https://ourtimes.ca/article/sex-race-sacrifice

在我的第一次工會會議上,一群男人互相大喊大叫。 不是開玩笑。如果沒有像吳溫溫 (Winnie Ng) 和邁赫迪-庫赫斯塔尼內賈德 (Mehdi Kouhestaninejad) 這樣的人鼓勵和支援我的參與,我就會退出勞工運動。關係很重要。

同樣,我建議有興趣參與勞工運動(工會與否)的人,可以尋求參加像亞裔加拿大勞工聯盟或黑人工會成員聯盟這樣的組織,這些組織專門旨在鼓勵、指導和接觸種族化的工會積極份子。

張嘉玲(Patricia Chong, 後排左一) 穿著星際迷航探索的服裝,參加由多倫多及約克區勞工議會組織的拯救我們地鐵行動。

Patricia Chong: Without their encouragement, I would drop out of the labour movement

My name is Patricia Chong. I have a MA in Labour Studies from McMaster University (Canada), a Masters in Labour Policies and Globalisation from the Global Labour University (Germany), and  a Certificate in Adult and Continuing Education from the University of Victoria..

I am a proud member of the Asian Canadian Labour Alliance. 

I work as a labour educator / education officer at a union called AMAPCEO which means that I design, develop, and deliver training to members. 

AMAPCEO represents over 14,000 professional workers who are mostly in the Ontario Public Service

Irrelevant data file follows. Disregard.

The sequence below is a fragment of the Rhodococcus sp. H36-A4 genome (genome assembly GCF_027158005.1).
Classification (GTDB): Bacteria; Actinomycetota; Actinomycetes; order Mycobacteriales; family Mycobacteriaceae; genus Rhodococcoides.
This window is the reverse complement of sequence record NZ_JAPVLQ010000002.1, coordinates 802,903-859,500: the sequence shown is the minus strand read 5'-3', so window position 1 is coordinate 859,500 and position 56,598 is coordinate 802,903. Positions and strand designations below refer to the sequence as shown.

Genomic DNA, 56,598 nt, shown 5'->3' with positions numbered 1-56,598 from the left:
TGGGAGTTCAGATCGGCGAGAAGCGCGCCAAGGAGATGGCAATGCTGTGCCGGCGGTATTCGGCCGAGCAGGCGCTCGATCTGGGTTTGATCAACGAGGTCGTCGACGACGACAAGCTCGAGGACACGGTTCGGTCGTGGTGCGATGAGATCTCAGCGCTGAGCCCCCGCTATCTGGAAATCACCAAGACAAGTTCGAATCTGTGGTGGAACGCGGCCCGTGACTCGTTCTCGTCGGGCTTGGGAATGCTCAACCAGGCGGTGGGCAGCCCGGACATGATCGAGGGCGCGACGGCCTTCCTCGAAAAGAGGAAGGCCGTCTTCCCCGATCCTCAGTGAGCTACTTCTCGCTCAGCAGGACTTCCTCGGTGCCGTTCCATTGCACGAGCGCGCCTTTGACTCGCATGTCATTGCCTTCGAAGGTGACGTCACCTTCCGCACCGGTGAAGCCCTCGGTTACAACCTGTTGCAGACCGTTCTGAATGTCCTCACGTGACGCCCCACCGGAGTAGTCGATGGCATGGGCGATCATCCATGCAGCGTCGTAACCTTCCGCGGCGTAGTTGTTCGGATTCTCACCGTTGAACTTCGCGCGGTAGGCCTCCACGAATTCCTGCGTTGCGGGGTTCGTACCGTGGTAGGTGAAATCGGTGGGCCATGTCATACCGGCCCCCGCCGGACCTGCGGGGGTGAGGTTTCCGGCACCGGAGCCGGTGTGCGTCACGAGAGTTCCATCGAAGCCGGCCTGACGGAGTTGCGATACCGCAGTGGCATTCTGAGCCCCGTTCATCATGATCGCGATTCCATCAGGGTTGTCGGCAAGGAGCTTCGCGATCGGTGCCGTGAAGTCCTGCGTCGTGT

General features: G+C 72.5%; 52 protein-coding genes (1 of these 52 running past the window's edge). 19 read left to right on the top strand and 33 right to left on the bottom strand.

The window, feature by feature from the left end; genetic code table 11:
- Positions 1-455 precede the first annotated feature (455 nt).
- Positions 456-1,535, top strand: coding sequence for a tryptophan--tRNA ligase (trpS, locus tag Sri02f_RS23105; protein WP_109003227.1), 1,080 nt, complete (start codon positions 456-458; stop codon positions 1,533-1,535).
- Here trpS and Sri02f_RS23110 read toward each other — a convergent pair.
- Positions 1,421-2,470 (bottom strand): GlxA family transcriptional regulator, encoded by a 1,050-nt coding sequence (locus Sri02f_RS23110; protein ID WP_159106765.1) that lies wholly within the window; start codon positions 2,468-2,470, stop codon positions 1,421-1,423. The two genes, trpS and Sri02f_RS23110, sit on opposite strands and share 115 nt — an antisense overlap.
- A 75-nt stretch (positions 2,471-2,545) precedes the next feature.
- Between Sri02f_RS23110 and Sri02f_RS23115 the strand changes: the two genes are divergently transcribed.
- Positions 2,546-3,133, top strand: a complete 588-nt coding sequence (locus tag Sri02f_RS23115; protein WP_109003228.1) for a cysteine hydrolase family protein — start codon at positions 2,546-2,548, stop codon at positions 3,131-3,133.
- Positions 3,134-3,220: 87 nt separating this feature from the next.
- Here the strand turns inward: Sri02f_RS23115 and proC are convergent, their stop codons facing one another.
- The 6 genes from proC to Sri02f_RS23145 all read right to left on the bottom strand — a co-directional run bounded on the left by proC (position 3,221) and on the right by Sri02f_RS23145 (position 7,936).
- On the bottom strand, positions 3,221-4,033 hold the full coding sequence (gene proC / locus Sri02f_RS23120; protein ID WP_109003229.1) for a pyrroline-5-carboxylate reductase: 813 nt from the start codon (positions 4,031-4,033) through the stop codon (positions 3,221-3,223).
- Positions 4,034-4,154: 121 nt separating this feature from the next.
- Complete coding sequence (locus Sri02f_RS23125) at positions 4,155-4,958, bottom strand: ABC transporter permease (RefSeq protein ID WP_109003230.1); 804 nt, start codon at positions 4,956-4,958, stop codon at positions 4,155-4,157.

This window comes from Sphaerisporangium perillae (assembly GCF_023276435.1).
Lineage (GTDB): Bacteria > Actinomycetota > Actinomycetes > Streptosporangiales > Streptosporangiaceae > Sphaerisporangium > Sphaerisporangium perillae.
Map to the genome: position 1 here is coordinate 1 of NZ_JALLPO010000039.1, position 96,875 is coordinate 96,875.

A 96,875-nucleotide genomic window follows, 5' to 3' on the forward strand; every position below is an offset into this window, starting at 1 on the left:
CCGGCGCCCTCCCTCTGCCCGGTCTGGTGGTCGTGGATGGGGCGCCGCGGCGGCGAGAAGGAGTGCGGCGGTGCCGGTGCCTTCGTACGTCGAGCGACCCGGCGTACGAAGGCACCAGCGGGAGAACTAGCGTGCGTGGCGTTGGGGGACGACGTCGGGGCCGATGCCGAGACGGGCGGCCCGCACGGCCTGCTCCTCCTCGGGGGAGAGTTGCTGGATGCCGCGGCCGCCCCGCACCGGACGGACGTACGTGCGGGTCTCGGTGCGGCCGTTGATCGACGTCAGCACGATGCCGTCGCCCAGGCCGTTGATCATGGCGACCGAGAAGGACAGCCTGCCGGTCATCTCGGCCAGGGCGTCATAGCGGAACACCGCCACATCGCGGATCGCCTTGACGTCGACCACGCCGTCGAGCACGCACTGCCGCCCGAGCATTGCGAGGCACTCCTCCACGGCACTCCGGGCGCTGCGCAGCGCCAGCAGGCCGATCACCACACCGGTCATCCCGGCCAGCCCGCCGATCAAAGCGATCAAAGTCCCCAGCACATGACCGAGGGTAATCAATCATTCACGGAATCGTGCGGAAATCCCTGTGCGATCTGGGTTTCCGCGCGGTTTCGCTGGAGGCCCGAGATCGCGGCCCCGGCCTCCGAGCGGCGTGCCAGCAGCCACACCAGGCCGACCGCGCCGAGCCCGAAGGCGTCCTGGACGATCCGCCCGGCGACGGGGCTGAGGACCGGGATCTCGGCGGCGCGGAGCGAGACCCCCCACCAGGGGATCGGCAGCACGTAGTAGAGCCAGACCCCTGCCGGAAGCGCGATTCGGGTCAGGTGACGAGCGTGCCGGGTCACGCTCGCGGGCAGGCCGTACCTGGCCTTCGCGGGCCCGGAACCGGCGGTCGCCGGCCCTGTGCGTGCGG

I was 20 years old and worked as a part-time cashier at the University of Toronto Bookstore when I was an undergraduate student. The ‘Shippers & Receivers’ were organized with CUPE 3261 but the rest of the bookstore was not. I was involved with the internal attempt to organize the non-union staff. However, we ended up with only enough signed union cards from the part-time workers to hold a certification vote for us. In 1999, we, the part-time workers, won the vote and I became one of the bargaining team members. It was a really tough fight that ended up with the part-time employees going on a 13-week strike in the summer of 2000 for our first collective agreement. 

I’ll always remember the support we got from the community: UofT Professors boycotting the UofT Bookstore and moving their orders to the Toronto Women’s Bookstore, authors like Margaret Atwood and Noam Chomsky, the Toronto and York Region Labour Council, other unions and activists just showing up everyday to walk the picket line, etc. 

I made a short film documentary about the 16th anniversary of the UofT Bookstore part-time workers’ strike called “STRIKE 16” that was part of 2016 Canadian Labour International Film Festival (CLiFF):  https://youtu.be/rlr2Ikz_SdE